FILE- In this Oct. 26, 2011 file photo, wind turbines line the hillside at First Wind's project in Sheffield, Vt.
Toby Talbot / AP Photo/File

Nine states in the region, including Maine, say they will set more aggressive limits on pollution by electricity generation plants.

The Regional Greenhouse Gas Initiative, or RGGI, is a market-based cap-and-trade program that sets limits on carbon-dioxide emissions in participating states. Power generators can buy and sell emission allowances under the program, and it produces revenues that the states largely invest in energy efficiency.

A biomass energy company subsidized by Maine taxpayers continues to struggle. Loggers say Stored Solar isn’t paying them for wood they’ve delivered to its plants. But another biomass energy company eligible for the incentives is hitting its targets.

FEMA's 2014 Flood Risk Map for York County. The 2017 map is being disputed by multiple towns in Maine.
Federal Emergency Management Agency

Several southern Maine communities are banding together to challenge new flood zone maps issued by the federal government.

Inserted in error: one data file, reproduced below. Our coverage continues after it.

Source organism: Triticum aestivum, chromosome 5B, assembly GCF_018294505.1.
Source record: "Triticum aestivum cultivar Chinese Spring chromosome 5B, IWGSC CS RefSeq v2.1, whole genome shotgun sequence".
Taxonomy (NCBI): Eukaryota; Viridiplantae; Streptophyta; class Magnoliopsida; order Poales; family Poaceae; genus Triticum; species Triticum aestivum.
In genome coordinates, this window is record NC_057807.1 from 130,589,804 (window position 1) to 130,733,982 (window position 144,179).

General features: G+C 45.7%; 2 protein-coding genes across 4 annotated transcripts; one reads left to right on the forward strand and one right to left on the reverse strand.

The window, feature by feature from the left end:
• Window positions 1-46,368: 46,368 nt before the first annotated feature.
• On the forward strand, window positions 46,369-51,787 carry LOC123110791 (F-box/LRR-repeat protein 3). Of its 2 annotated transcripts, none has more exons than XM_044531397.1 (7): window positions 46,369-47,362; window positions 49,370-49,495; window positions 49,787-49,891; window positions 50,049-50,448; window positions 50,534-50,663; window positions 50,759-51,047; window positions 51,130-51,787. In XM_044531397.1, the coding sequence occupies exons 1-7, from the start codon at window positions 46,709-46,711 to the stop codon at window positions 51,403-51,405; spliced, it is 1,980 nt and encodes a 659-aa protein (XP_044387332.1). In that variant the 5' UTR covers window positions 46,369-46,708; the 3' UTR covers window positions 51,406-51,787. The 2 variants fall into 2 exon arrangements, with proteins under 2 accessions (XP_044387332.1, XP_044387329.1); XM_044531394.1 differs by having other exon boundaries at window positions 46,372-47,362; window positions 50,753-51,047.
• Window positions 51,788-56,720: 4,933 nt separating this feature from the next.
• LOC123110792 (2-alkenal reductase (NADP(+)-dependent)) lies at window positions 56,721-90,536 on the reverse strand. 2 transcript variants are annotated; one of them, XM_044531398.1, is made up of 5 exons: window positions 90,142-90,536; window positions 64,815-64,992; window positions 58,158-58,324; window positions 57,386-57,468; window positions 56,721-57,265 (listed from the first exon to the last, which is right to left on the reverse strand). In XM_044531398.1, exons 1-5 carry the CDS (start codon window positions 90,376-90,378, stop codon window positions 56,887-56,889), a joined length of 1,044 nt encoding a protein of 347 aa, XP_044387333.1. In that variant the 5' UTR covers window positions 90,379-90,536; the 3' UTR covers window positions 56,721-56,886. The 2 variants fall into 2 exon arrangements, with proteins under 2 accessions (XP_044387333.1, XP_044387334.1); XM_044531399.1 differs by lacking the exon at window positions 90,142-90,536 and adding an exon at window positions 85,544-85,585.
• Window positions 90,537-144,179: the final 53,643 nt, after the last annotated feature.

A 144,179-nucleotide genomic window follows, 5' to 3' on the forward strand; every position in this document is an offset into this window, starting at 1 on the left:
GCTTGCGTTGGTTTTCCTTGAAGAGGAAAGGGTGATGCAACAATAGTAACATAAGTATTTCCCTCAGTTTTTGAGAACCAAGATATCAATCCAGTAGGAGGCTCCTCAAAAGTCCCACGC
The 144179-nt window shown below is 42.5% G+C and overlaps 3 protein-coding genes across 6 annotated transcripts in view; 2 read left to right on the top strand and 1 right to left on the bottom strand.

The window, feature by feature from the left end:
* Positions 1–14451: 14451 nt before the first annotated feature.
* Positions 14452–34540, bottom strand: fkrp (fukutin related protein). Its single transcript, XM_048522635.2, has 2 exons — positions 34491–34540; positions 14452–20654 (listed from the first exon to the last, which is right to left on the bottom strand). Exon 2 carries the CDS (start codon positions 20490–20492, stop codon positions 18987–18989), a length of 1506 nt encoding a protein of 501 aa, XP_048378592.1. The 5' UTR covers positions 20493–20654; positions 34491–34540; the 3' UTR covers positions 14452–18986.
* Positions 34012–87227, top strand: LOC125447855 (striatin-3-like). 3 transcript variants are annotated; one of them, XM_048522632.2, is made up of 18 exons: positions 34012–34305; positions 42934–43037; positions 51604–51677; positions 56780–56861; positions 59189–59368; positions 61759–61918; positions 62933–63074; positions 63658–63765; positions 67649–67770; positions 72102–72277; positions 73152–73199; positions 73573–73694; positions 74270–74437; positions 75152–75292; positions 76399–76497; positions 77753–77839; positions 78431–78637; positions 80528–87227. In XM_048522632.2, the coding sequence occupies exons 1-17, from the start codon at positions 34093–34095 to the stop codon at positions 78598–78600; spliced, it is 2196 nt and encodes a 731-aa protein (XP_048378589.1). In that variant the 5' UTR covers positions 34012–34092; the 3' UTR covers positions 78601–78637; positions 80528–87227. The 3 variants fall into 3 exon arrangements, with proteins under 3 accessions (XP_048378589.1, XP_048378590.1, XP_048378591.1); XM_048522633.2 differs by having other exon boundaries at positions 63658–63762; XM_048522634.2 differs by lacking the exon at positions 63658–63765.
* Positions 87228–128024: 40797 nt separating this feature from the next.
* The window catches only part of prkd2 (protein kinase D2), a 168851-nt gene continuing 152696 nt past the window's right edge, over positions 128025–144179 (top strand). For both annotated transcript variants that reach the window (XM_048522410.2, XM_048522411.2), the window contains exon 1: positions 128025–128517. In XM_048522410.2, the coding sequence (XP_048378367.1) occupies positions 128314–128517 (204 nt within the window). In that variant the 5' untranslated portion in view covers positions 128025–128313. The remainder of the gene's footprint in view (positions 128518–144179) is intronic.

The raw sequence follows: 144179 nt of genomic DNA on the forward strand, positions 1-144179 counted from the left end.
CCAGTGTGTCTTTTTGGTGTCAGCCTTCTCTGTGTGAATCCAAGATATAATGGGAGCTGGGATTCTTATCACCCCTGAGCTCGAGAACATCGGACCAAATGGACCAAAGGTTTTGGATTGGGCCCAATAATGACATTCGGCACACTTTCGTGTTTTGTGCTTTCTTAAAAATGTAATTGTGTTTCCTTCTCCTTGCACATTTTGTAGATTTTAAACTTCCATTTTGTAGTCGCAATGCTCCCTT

Jon Carter is town manager in Wells. He says there are more than 800 local properties within the existing flood zone, while new maps the Federal emergency Management Agency issued this spring would capture some 60 more properties. He says some of those he believes should not be included at all. And that FEMA’s new modeling overstates the overall likelihood of flooding in the expanded zone. Result: property owners there will pay higher insurance premiums.

The battle over solar power’s future in Maine is moving to the state’s Supreme Judicial Court.

Last month, lawmakers who support existing incentives for residential solar power generation failed to override Gov. Paul LePage’s veto of a plan to preserve them. That means a new rule proposed by the Maine Public Utilities Commission will go into effect in January.